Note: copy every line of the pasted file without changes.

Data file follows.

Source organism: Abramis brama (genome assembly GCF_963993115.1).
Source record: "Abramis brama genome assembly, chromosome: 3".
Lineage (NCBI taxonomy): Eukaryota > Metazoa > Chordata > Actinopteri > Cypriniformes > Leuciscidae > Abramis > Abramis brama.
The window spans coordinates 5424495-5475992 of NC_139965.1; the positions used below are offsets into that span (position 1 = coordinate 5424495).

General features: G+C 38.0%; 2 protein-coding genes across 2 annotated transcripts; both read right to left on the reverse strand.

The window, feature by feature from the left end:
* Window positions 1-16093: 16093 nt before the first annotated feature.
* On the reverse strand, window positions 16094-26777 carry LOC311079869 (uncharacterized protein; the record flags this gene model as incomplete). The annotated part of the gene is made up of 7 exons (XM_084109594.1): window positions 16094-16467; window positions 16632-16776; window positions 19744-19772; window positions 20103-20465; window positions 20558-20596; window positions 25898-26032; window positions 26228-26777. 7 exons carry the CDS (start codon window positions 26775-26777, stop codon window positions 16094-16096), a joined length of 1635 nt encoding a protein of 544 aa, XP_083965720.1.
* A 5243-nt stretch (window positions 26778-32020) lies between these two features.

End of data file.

Source organism: Abramis brama (genome assembly GCF_963993115.1).
Source record: "Abramis brama genome assembly, chromosome: 3".
Lineage (NCBI taxonomy): Eukaryota > Metazoa > Chordata > Actinopteri > Cypriniformes > Leuciscidae > Abramis > Abramis brama.
The window spans coordinates 5424495-5475992 of NC_139965.1; the positions used below are offsets into that span (position 1 = coordinate 5424495).

General features: G+C 38.0%; 2 protein-coding genes across 2 annotated transcripts; both read right to left on the reverse strand.

The window, feature by feature from the left end:
* Window positions 1-16093: 16093 nt before the first annotated feature.
* On the reverse strand, window positions 16094-26777 carry LOC311079869 (uncharacterized protein; the record flags this gene model as incomplete). The annotated part of the gene is made up of 7 exons (XM_084109594.1): window positions 16094-16467; window positions 16632-16776; window positions 19744-19772; window positions 20103-20465; window positions 20558-20596; window positions 25898-26032; window positions 26228-26777. 7 exons carry the CDS (start codon window positions 26775-26777, stop codon window positions 16094-16096), a joined length of 1635 nt encoding a protein of 544 aa, XP_083965720.1.
* A 5243-nt stretch (window positions 26778-32020) lies between these two features.